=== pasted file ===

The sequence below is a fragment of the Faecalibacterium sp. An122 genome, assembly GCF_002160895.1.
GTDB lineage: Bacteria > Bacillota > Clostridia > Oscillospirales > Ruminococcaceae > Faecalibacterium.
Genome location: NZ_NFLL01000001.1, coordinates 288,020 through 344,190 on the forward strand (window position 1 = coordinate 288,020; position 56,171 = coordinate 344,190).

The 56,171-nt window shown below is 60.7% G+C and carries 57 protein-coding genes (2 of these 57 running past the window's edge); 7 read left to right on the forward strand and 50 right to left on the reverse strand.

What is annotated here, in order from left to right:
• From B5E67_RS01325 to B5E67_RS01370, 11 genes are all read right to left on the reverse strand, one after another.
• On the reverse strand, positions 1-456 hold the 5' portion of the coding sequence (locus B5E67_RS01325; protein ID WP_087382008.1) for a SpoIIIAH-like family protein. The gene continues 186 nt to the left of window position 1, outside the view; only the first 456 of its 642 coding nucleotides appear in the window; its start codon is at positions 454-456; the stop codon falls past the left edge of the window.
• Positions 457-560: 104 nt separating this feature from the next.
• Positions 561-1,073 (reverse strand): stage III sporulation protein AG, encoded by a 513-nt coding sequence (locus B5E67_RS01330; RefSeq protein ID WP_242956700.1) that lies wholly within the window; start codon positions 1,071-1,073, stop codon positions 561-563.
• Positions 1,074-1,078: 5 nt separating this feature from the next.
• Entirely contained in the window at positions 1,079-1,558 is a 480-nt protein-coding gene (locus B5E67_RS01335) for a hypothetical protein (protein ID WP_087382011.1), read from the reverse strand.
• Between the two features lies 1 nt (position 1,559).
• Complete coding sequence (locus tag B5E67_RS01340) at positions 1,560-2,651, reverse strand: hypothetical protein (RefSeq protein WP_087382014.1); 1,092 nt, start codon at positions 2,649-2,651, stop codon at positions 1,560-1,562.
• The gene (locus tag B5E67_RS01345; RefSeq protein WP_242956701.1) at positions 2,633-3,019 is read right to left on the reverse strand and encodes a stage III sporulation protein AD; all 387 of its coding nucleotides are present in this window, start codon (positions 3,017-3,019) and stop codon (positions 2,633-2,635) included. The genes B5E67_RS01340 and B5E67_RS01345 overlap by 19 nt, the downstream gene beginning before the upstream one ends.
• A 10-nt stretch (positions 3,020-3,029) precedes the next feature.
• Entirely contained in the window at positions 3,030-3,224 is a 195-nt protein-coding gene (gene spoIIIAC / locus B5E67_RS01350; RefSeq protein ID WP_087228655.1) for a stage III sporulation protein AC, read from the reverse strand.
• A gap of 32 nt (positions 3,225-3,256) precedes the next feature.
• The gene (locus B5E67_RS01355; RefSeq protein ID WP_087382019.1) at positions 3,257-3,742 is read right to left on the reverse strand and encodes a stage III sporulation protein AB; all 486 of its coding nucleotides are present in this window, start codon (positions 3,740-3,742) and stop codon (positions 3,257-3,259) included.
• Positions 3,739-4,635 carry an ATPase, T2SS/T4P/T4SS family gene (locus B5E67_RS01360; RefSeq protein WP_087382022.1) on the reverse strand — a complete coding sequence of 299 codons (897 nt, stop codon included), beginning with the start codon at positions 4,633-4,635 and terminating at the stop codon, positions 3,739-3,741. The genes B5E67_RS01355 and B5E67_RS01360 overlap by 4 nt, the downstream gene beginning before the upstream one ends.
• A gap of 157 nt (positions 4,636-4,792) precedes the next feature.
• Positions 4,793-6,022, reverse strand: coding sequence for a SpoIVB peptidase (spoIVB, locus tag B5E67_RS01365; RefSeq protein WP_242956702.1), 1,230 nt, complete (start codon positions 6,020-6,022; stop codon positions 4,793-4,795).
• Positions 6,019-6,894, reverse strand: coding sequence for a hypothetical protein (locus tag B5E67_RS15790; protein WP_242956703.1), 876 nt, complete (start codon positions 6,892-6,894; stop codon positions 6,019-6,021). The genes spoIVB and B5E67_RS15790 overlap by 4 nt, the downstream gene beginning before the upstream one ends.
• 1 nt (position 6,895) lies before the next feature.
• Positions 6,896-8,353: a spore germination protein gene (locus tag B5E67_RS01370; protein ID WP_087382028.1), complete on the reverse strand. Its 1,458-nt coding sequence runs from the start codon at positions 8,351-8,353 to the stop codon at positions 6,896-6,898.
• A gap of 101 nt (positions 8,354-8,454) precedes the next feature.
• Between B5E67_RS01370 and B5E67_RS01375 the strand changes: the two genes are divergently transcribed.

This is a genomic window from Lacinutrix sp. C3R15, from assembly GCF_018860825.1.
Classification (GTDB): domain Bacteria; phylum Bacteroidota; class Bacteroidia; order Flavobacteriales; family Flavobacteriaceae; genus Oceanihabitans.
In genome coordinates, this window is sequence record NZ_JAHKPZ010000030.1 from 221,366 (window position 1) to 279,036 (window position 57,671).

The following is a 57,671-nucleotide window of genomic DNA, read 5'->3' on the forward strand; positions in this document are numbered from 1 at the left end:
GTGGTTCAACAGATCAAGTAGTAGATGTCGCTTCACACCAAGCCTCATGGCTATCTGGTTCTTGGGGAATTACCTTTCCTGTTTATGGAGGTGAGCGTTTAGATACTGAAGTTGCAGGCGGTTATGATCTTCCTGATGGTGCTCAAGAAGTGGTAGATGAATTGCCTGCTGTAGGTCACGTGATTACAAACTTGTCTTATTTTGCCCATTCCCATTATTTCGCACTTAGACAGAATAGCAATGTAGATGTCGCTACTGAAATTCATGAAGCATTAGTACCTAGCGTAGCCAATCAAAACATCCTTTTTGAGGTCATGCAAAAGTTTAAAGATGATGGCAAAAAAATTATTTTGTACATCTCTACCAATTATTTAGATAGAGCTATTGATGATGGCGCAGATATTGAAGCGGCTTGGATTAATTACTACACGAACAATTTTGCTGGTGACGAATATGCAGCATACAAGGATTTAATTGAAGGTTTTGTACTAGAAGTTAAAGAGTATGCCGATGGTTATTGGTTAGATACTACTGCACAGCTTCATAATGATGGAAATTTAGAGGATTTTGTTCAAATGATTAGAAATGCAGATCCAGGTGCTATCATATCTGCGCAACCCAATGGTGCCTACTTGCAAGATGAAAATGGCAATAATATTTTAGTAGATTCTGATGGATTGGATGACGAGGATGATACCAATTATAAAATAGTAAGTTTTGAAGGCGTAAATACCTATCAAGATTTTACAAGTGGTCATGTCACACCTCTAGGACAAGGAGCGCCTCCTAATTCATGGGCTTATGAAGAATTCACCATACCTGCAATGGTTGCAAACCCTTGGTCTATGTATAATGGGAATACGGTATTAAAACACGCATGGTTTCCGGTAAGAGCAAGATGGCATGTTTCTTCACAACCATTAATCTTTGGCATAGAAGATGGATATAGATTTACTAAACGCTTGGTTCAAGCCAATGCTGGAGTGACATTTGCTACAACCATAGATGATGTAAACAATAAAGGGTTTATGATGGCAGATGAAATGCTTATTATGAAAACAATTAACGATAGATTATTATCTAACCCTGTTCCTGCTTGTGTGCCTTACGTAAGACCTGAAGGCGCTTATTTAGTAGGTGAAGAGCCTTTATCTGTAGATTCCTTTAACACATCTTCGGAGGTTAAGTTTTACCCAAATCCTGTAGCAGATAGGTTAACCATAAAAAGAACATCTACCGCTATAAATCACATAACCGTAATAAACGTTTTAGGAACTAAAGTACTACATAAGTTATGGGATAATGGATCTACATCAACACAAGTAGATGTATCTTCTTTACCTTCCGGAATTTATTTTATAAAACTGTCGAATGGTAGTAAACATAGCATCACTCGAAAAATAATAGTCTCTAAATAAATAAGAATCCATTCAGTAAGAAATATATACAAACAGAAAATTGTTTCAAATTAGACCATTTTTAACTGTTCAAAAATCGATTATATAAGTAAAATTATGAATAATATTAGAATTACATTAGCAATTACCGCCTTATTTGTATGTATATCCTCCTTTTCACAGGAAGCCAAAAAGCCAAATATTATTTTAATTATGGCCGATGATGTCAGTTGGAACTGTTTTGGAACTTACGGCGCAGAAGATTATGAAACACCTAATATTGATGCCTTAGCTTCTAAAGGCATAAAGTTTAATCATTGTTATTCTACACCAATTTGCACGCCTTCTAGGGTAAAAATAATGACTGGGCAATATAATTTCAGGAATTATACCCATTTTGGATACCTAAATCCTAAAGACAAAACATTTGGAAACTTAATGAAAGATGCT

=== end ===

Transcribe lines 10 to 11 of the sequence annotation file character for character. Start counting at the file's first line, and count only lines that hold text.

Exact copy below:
• Positions 1,074-1,078: 5 nt separating this feature from the next.
• Entirely contained in the window at positions 1,079-1,558 is a 480-nt protein-coding gene (locus B5E67_RS01335) for a hypothetical protein (protein ID WP_087382011.1), read from the reverse strand.